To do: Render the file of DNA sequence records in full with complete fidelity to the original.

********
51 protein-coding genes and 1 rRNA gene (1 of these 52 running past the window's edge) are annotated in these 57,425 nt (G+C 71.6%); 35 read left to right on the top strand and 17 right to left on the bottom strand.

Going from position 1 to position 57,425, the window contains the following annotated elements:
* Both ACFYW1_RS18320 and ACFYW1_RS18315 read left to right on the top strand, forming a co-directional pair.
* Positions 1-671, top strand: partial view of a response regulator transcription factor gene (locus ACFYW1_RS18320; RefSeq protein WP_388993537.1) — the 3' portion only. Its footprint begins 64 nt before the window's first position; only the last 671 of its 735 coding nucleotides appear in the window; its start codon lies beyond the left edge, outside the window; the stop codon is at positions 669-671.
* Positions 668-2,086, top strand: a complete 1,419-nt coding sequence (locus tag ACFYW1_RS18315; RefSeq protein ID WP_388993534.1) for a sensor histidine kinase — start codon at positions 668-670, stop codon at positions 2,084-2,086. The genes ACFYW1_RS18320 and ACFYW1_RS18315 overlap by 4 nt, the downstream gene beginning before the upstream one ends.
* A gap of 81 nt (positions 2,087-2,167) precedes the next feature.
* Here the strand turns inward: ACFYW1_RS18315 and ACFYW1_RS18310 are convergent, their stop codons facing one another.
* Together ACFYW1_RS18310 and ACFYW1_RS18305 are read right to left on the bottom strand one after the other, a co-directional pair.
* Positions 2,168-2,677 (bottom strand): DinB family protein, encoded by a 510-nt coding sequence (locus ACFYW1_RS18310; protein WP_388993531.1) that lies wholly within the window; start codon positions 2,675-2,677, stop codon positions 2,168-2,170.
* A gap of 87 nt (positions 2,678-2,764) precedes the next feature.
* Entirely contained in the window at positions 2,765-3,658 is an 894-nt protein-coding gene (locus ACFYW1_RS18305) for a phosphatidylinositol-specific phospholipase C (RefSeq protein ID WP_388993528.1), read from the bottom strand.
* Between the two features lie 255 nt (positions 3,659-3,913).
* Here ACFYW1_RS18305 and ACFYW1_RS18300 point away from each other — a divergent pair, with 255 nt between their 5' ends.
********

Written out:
51 protein-coding genes and 1 rRNA gene (1 of these 52 running past the window's edge) are annotated in these 57,425 nt (G+C 71.6%); 35 read left to right on the top strand and 17 right to left on the bottom strand.

Going from position 1 to position 57,425, the window contains the following annotated elements:
* Both ACFYW1_RS18320 and ACFYW1_RS18315 read left to right on the top strand, forming a co-directional pair.
* Positions 1-671, top strand: partial view of a response regulator transcription factor gene (locus ACFYW1_RS18320; RefSeq protein WP_388993537.1) — the 3' portion only. Its footprint begins 64 nt before the window's first position; only the last 671 of its 735 coding nucleotides appear in the window; its start codon lies beyond the left edge, outside the window; the stop codon is at positions 669-671.
* Positions 668-2,086, top strand: a complete 1,419-nt coding sequence (locus tag ACFYW1_RS18315; RefSeq protein ID WP_388993534.1) for a sensor histidine kinase — start codon at positions 668-670, stop codon at positions 2,084-2,086. The genes ACFYW1_RS18320 and ACFYW1_RS18315 overlap by 4 nt, the downstream gene beginning before the upstream one ends.
* A gap of 81 nt (positions 2,087-2,167) precedes the next feature.
* Here the strand turns inward: ACFYW1_RS18315 and ACFYW1_RS18310 are convergent, their stop codons facing one another.
* Together ACFYW1_RS18310 and ACFYW1_RS18305 are read right to left on the bottom strand one after the other, a co-directional pair.
* Positions 2,168-2,677 (bottom strand): DinB family protein, encoded by a 510-nt coding sequence (locus ACFYW1_RS18310; protein WP_388993531.1) that lies wholly within the window; start codon positions 2,675-2,677, stop codon positions 2,168-2,170.
* A gap of 87 nt (positions 2,678-2,764) precedes the next feature.
* Entirely contained in the window at positions 2,765-3,658 is an 894-nt protein-coding gene (locus ACFYW1_RS18305) for a phosphatidylinositol-specific phospholipase C (RefSeq protein ID WP_388993528.1), read from the bottom strand.
* Between the two features lie 255 nt (positions 3,659-3,913).
* Here ACFYW1_RS18305 and ACFYW1_RS18300 point away from each other — a divergent pair, with 255 nt between their 5' ends.